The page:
As a result, SAP user companies are also faced with the difficult task of processing complex service bundles with low market and expenditure transparency and a low degree of standardization. This combination makes the operational purchasing processes extremely complex and requires close integration between customers and suppliers: from the creation of service specifications based on ERP service and material masters, to requesting and submitting quotations, to ordering and recording services.
These requirements are exacerbated even more by the fact that the provision of services in many projects – for example in the construction sector – extends over longer periods of time. Since suppliers are then often paid at monthly intervals based on performance (partial measurements), their current progress on the project must be documented with a high degree of precision.
Requirements can not be met in SAP
Unfortunately, the SAP standard cannot meet the high integration requirements for service purchasing. To enable suppliers to connect seamlessly with their customers’ ERP systems, they absolutely need EDI software (Electronic Data Interchange). EDI enables the exchange of electronic documents in a standardized format and thus helps in the implementation of end-to-end digitization.
For larger service providers, the associated costs are quite acceptable, and the degree of electronic transfer procedures is high correspondingly. The situation is different for smaller providers that employ only a few people. Since these vendors do not usually have EDI, all purchasing documents must at best be sent by e-mail during service processing and entered and processed manually in their own ERP systems. Not only do these tasks take a lot of time, they also often lead to deteriorating the quality of the data, which in turn leads to higher error rates.
Lack of support for national standards
Customers repeatedly also told me that another shortcoming of the SAP standard from a user perspective is the lack of support for national standards. In Germany for instance, the GAEB format, which standardizes the exchange of construction information, is affected in particular.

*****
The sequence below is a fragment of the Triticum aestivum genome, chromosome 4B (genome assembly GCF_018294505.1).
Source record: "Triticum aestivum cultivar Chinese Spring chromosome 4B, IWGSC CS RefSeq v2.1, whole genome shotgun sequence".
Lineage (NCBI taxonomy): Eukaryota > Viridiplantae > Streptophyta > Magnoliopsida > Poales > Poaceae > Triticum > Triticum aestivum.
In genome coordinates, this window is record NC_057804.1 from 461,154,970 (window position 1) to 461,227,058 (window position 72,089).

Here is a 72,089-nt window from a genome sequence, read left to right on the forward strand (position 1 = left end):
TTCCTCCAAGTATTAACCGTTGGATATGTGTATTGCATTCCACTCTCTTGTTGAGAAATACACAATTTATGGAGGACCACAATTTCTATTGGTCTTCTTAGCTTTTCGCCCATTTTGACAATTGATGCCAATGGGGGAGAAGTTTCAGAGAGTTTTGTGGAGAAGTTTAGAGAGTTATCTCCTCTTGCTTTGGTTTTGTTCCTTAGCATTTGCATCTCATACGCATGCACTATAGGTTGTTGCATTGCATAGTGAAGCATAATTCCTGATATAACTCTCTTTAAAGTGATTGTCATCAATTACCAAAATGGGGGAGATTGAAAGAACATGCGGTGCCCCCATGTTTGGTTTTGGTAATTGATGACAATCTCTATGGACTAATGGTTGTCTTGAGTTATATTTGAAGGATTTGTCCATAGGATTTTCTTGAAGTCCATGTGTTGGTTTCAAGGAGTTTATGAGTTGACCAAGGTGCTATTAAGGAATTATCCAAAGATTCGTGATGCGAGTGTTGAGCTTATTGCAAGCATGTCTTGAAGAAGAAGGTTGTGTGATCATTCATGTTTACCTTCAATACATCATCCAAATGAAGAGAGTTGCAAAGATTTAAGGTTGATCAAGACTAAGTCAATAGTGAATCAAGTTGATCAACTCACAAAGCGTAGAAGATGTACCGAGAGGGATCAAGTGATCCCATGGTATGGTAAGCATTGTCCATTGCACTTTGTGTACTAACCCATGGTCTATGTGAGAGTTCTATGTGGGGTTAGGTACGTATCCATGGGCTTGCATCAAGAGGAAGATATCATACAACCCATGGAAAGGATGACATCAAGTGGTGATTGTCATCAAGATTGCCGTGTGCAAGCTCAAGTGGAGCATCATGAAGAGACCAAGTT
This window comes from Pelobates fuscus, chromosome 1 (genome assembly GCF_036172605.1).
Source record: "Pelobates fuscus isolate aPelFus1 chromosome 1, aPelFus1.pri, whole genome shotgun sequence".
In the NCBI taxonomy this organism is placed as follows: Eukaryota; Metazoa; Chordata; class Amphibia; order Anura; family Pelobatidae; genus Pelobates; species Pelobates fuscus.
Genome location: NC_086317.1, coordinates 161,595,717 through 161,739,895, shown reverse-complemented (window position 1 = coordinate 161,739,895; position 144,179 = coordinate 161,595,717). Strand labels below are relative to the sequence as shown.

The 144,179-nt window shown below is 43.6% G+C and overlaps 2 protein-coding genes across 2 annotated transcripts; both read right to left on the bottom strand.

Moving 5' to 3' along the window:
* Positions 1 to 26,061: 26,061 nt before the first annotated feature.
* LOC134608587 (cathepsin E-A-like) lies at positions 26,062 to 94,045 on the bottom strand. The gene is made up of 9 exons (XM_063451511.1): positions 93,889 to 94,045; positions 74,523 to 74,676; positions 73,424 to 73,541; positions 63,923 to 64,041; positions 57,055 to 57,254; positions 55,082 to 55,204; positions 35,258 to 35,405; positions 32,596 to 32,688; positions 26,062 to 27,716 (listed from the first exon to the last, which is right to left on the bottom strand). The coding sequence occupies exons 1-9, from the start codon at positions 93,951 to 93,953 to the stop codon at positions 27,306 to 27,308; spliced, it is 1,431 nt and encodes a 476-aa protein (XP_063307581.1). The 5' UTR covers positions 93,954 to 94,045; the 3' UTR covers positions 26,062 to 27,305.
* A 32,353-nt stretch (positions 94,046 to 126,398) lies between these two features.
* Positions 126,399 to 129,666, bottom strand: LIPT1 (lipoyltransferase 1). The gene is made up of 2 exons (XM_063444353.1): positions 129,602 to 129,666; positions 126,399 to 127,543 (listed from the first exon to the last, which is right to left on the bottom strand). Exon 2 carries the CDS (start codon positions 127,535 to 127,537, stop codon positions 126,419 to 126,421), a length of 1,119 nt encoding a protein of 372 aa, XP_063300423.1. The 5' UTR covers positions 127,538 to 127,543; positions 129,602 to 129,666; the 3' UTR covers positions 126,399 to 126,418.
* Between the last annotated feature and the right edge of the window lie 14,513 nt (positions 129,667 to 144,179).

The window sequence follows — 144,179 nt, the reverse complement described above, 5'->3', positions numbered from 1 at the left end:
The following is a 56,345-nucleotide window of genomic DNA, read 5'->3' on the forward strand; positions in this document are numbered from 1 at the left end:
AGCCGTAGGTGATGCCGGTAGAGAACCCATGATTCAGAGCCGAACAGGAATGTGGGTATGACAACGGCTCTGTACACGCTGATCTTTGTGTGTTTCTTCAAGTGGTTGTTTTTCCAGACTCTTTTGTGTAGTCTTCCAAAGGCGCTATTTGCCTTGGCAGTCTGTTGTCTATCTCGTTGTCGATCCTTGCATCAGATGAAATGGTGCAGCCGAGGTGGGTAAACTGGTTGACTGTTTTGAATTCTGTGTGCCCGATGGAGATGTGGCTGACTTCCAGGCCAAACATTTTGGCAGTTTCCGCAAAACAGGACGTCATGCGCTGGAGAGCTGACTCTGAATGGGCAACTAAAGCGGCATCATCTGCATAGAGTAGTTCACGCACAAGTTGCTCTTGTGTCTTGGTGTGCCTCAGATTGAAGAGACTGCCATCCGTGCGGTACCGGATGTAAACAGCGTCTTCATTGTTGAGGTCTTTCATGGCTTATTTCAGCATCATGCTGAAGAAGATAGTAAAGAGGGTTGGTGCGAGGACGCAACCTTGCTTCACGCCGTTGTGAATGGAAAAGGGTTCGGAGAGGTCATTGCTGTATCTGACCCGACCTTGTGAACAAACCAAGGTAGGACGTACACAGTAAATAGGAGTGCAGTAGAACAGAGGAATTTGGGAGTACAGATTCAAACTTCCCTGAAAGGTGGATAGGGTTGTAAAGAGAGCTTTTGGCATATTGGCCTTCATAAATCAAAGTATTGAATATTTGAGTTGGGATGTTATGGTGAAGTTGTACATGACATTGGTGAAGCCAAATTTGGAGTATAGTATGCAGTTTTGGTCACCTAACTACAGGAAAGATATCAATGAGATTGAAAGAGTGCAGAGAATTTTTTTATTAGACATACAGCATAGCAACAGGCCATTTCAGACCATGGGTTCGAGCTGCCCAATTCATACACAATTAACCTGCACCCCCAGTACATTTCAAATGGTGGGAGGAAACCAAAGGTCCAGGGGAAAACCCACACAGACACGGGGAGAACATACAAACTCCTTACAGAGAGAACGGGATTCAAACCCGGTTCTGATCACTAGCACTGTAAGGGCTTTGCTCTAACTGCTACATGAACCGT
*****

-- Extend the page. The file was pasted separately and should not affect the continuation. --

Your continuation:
Web-based collaboration platforms
Web-based collaboration platforms that ensure end-to-end digitization of procurement processes can offer a way out. Suppliers only have to register on these platforms to be able to communicate automatically with their customers. Furthermore, the integration of, for instance, GAEB interfaces ensures that the applications involved in the construction projects can correctly transfer and process the transmitted data.
In short: collaboration platforms reduce time and costs, increase transparency and help clients to meet the requirements of relevant compliance regulations, for example because the supplier services provided can be monitored in every project phase.
Web-based collaboration platforms are integrated as add-ons into the client’s SAP system environment. One example is the Bits Supplier Collaboration Suite (SCS), which supports the digitization of all operational purchasing processes.
Since buyers have direct access to ERP service and material masters, there is no need to replicate sensitive purchasing data in the cloud and the associated data protection requirements are taken into account. Thanks to its simple and intuitive user interfaces, the 2Bits Supplier Collaboration Suite enjoys high acceptance among users and offers access to new digital technologies.
Suppliers can use mobile devices to record services directly on site and thus document their performance progress automatically. If GPS coordinates are also used, serial numbers can be used to determine which materials were used in a project, where and at what time, a plus in case of change requests and complaints.